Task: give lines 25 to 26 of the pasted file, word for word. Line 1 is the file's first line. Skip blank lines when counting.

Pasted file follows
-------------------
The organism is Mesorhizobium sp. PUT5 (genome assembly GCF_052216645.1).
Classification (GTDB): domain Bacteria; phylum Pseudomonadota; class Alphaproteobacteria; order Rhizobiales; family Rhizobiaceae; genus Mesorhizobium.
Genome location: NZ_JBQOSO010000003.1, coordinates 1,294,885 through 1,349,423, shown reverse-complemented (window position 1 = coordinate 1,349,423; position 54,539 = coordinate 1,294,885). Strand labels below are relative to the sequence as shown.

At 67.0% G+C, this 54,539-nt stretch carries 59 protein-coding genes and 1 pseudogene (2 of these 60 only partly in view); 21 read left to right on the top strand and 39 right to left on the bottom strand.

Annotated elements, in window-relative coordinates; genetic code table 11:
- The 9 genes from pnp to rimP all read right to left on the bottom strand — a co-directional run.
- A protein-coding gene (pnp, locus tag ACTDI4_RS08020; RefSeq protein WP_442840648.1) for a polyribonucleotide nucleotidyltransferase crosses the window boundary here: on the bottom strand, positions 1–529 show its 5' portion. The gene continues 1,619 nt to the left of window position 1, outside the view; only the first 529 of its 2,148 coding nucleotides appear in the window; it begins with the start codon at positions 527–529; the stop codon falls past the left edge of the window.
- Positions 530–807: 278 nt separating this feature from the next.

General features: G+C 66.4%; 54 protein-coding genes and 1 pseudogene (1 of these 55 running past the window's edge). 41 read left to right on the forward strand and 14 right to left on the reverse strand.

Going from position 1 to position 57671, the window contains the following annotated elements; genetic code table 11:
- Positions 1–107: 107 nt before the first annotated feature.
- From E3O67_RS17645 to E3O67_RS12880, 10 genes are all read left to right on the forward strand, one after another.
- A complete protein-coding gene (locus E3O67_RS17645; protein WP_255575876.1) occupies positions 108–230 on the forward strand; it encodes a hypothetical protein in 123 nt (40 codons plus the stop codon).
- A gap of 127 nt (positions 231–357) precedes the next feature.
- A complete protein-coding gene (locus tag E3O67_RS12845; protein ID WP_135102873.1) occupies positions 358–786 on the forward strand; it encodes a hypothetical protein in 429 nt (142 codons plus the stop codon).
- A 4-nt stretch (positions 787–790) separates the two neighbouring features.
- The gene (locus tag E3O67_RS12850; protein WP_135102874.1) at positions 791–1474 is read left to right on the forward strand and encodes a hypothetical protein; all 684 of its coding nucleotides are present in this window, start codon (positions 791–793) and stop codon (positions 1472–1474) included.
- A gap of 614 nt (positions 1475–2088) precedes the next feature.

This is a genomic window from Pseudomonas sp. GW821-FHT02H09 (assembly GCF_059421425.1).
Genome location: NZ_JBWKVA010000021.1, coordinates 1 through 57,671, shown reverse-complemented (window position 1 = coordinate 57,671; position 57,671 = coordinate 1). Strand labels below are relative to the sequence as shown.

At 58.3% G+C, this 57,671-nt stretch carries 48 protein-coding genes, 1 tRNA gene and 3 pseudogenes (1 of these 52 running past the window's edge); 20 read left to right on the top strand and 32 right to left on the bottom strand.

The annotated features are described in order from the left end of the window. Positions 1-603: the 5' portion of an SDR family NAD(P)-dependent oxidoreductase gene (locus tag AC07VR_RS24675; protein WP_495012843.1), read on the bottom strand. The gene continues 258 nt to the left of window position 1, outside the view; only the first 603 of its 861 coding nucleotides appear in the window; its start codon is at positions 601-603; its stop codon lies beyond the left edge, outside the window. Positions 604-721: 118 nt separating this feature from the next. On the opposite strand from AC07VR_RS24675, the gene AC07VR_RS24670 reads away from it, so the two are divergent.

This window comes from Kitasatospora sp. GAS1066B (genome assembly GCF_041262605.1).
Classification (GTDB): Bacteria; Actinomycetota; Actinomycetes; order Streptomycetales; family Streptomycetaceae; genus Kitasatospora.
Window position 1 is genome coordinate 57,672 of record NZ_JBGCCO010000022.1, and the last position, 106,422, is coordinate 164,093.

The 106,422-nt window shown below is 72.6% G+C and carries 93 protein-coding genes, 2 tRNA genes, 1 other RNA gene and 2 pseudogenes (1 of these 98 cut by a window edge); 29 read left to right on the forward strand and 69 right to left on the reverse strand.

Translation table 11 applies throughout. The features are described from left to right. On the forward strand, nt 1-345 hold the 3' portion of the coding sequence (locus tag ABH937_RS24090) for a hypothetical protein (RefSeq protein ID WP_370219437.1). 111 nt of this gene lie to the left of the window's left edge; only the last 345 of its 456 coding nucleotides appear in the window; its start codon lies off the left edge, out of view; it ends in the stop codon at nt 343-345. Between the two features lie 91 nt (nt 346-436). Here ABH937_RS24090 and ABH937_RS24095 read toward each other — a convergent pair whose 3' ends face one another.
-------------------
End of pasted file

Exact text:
Window position 1 is genome coordinate 57,672 of record NZ_JBGCCO010000022.1, and the last position, 106,422, is coordinate 164,093.

The 106,422-nt window shown below is 72.6% G+C and carries 93 protein-coding genes, 2 tRNA genes, 1 other RNA gene and 2 pseudogenes (1 of these 98 cut by a window edge); 29 read left to right on the forward strand and 69 right to left on the reverse strand.